Guest Opinion: Emergency depts: It's NOT normal now
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It is no secret that many hospital emergency departments are struggling. I recently tweeted some tips about how to access care during this overwhelming wave of COVID-19 in the U.S. These aren't ideas I ever thought I would suggest to anyone outside of Mass Casualty Incidents (MCIs), where need for care greatly exceeds the ability of the involved health care systems to provide care. However, millions of Americans decided seeing Granny for the holidays was more important than a functional health care system. So here we are: the U.S. COVID-19 clusterfuck is a nationwide MCI.
For those considering a trip to the ED during the pandemic, here are a few suggestions:
1. Ask yourself: is this something that really needs an ED visit? If you have access to other care, and your local EDs are overwhelmed, maybe this isn't the time to go for a sprained finger. If you can, call an advice nurse before you go or try one of those fancy new telemedicine apps. If you have a serious emergency, we will try our best to be there for you, but we can treat more serious emergencies better if we keep the flow manageable.
2. If you think you have COVID and aren't either very sick or high risk, don't come "just to get a test." Waiting rooms may be full and you could quite literally kill someone by breathing on them. If you have red flag symptoms like shortness of breath, bad chest pain, or confusion, please come. But if your roommate has COVID-19 and you have mild flu-like symptoms and can't smell anything, you have COVID-19. I don't need a test to tell you that: so please stay home and save lives.
3. If you think you need specialty care pick your ED wisely. If you had surgery at hospital X and come to hospital Y, we probably can't transfer you to your surgeon at hospital X because NO ONE has beds. If possible go where your specialist is. If you come to a small hospital with a heart attack, it may be impossible to transfer you to see a cardiologist. Sometimes choosing the best hospital isn't possible if you live in the middle of nowhere. But if you live in a city and usually go to the small private ED with the better wait times and nicer rooms, maybe now is the time to think more about what services the hospital has instead.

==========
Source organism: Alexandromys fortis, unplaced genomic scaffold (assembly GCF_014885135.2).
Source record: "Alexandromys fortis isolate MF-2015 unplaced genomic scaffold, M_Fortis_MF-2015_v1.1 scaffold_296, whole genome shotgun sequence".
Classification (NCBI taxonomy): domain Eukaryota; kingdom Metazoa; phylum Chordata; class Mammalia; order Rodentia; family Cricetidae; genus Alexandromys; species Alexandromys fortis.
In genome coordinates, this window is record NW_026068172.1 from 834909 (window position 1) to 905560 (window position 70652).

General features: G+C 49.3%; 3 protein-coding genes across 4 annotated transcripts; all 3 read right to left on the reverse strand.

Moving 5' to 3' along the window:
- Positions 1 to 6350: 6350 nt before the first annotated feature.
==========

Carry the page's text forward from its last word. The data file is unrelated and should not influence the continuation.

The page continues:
4. Expect a wait. We always say this, but we like really, really, REALLY mean it this time. Also expect not to see your family. Bring everything you may need (including a cellphone charger). Expect to sit in the ED and maybe not go up to a room on the floor. For days. Or possibly to be sent to a tent or a field hospital in a stadium or parking garage. It's not going to be nice.
5. Be kind to the nurses. These amazing professionals have the highest exposure risk to COVID-19 and are not just risking their lives, but their families' lives to help you. Show them the goddamn respect they deserve and if they get upset, or are exhausted, or gruff, or curt with you, the correct response is "THANK YOU FOR RISKING YOUR LIFE FOR ME."
6. If you or your family get COVID-19, talk early about what level of care you want. Grandpa is 98, has diabetes, kidney failure, and told you he doesn't want heroics: RESPECT HIS WISHES. Even if you aren't high risk, tell your family before you go what you want if you get really sick. If you can do so without infecting someone, hug them and tell them how much you love them like it is the last time. Because it might be the last time.
7. Be realistic and remember you probably won't get the level of care we usually expect in the U.S. It won't be fast and we probably can't transfer you for the lifesaving care we usually can: no one is accepting transfers. A transfer center nurse told me recently that last month they got transfer requests from Idaho and Colorado. We work in California. With a few notable exceptions like pediatrics (since kids get seriously ill from COVID-19 less frequently than adults) and major trauma (because Level 1 Trauma Centers always accept trauma) you may only get the specialty care, which may be limited, available at the hospital you walk into.
8. Realize none of us want this. We want to provide the best care possible to every patient, but the resources just aren't there. This is what Americans chose when we decided that we couldn't skip one Christmas or Thanksgiving. And as bad as it got after Thanksgiving, it's going to be astronomically worse in January when we start to see the infections and deaths from Christmas.
9. This is going to be the reality in the U.S. until we either get herd immunity through vaccination OR Americans grow up, break their addiction to science denialism and conspiracy theories, start wearing masks, socially distance, and follow basic public health guidance. We're so damn close. If every American changed nothing else and just wore a mask 100% of the time while outside of their home, we could beat this back and keep 2021 from being 2020 part 2 — COVID-19: The Reckoning.
Dr. Nick Gorton is a gay and transgender physician. He volunteers weekly as a primary care provider focusing on transgender patients at Lyon-Martin Health Services. He serves on the executive committee and is an instructor and medical consultant for Project HEALTH in San Francisco. He has worked as a medical consultant for the Transgender Law Center, the Sylvia Rivera Law Project, and the National Center for Lesbian Rights and is an active member of the World Professional Association for Transgender Health.
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